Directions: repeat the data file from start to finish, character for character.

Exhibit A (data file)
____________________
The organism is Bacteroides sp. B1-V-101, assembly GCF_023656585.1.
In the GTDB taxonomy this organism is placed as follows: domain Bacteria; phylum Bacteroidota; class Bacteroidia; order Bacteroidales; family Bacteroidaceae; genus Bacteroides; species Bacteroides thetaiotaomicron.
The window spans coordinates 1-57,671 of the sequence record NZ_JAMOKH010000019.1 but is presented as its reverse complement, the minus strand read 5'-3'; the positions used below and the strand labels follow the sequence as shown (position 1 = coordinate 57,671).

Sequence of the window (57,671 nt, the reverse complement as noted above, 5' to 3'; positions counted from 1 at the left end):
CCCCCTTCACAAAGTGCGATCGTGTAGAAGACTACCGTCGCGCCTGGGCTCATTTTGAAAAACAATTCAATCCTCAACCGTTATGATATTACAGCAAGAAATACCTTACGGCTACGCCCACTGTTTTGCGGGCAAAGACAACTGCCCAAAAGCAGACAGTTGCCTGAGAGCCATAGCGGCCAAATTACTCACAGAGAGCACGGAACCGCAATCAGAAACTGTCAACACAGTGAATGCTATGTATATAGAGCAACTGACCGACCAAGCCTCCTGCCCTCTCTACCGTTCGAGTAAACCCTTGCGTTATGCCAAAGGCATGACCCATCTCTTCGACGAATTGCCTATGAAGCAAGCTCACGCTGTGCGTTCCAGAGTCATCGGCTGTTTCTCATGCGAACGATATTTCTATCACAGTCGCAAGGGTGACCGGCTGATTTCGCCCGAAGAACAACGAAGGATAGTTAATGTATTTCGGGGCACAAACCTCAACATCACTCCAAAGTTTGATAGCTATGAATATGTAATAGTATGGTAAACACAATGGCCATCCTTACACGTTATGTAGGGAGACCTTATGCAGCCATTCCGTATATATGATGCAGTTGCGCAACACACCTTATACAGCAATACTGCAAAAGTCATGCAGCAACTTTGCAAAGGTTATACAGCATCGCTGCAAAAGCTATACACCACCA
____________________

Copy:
The organism is Bacteroides sp. B1-V-101, assembly GCF_023656585.1.
In the GTDB taxonomy this organism is placed as follows: domain Bacteria; phylum Bacteroidota; class Bacteroidia; order Bacteroidales; family Bacteroidaceae; genus Bacteroides; species Bacteroides thetaiotaomicron.
The window spans coordinates 1-57,671 of the sequence record NZ_JAMOKH010000019.1 but is presented as its reverse complement, the minus strand read 5'-3'; the positions used below and the strand labels follow the sequence as shown (position 1 = coordinate 57,671).

Sequence of the window (57,671 nt, the reverse complement as noted above, 5' to 3'; positions counted from 1 at the left end):
CCCCCTTCACAAAGTGCGATCGTGTAGAAGACTACCGTCGCGCCTGGGCTCATTTTGAAAAACAATTCAATCCTCAACCGTTATGATATTACAGCAAGAAATACCTTACGGCTACGCCCACTGTTTTGCGGGCAAAGACAACTGCCCAAAAGCAGACAGTTGCCTGAGAGCCATAGCGGCCAAATTACTCACAGAGAGCACGGAACCGCAATCAGAAACTGTCAACACAGTGAATGCTATGTATATAGAGCAACTGACCGACCAAGCCTCCTGCCCTCTCTACCGTTCGAGTAAACCCTTGCGTTATGCCAAAGGCATGACCCATCTCTTCGACGAATTGCCTATGAAGCAAGCTCACGCTGTGCGTTCCAGAGTCATCGGCTGTTTCTCATGCGAACGATATTTCTATCACAGTCGCAAGGGTGACCGGCTGATTTCGCCCGAAGAACAACGAAGGATAGTTAATGTATTTCGGGGCACAAACCTCAACATCACTCCAAAGTTTGATAGCTATGAATATGTAATAGTATGGTAAACACAATGGCCATCCTTACACGTTATGTAGGGAGACCTTATGCAGCCATTCCGTATATATGATGCAGTTGCGCAACACACCTTATACAGCAATACTGCAAAAGTCATGCAGCAACTTTGCAAAGGTTATACAGCATCGCTGCAAAAGCTATACACCACCA